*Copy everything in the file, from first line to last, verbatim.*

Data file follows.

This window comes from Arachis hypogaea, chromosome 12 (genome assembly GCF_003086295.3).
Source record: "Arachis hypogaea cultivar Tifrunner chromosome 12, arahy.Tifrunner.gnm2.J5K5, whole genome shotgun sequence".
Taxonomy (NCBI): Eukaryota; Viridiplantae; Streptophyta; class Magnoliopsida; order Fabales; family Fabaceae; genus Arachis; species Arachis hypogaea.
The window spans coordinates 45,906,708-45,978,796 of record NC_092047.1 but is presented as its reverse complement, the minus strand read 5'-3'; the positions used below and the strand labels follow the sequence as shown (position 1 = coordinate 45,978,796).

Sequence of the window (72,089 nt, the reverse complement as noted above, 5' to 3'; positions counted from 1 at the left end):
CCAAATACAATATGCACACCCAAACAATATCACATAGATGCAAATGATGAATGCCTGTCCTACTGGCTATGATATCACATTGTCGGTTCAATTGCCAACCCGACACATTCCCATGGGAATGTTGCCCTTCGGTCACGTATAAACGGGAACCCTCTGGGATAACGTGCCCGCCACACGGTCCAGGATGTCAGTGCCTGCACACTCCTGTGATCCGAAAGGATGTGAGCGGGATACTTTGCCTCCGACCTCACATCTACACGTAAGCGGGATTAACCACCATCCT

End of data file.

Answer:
This window comes from Arachis hypogaea, chromosome 12 (genome assembly GCF_003086295.3).
Source record: "Arachis hypogaea cultivar Tifrunner chromosome 12, arahy.Tifrunner.gnm2.J5K5, whole genome shotgun sequence".
Taxonomy (NCBI): Eukaryota; Viridiplantae; Streptophyta; class Magnoliopsida; order Fabales; family Fabaceae; genus Arachis; species Arachis hypogaea.
The window spans coordinates 45,906,708-45,978,796 of record NC_092047.1 but is presented as its reverse complement, the minus strand read 5'-3'; the positions used below and the strand labels follow the sequence as shown (position 1 = coordinate 45,978,796).

Sequence of the window (72,089 nt, the reverse complement as noted above, 5' to 3'; positions counted from 1 at the left end):
CCAAATACAATATGCACACCCAAACAATATCACATAGATGCAAATGATGAATGCCTGTCCTACTGGCTATGATATCACATTGTCGGTTCAATTGCCAACCCGACACATTCCCATGGGAATGTTGCCCTTCGGTCACGTATAAACGGGAACCCTCTGGGATAACGTGCCCGCCACACGGTCCAGGATGTCAGTGCCTGCACACTCCTGTGATCCGAAAGGATGTGAGCGGGATACTTTGCCTCCGACCTCACATCTACACGTAAGCGGGATTAACCACCATCCT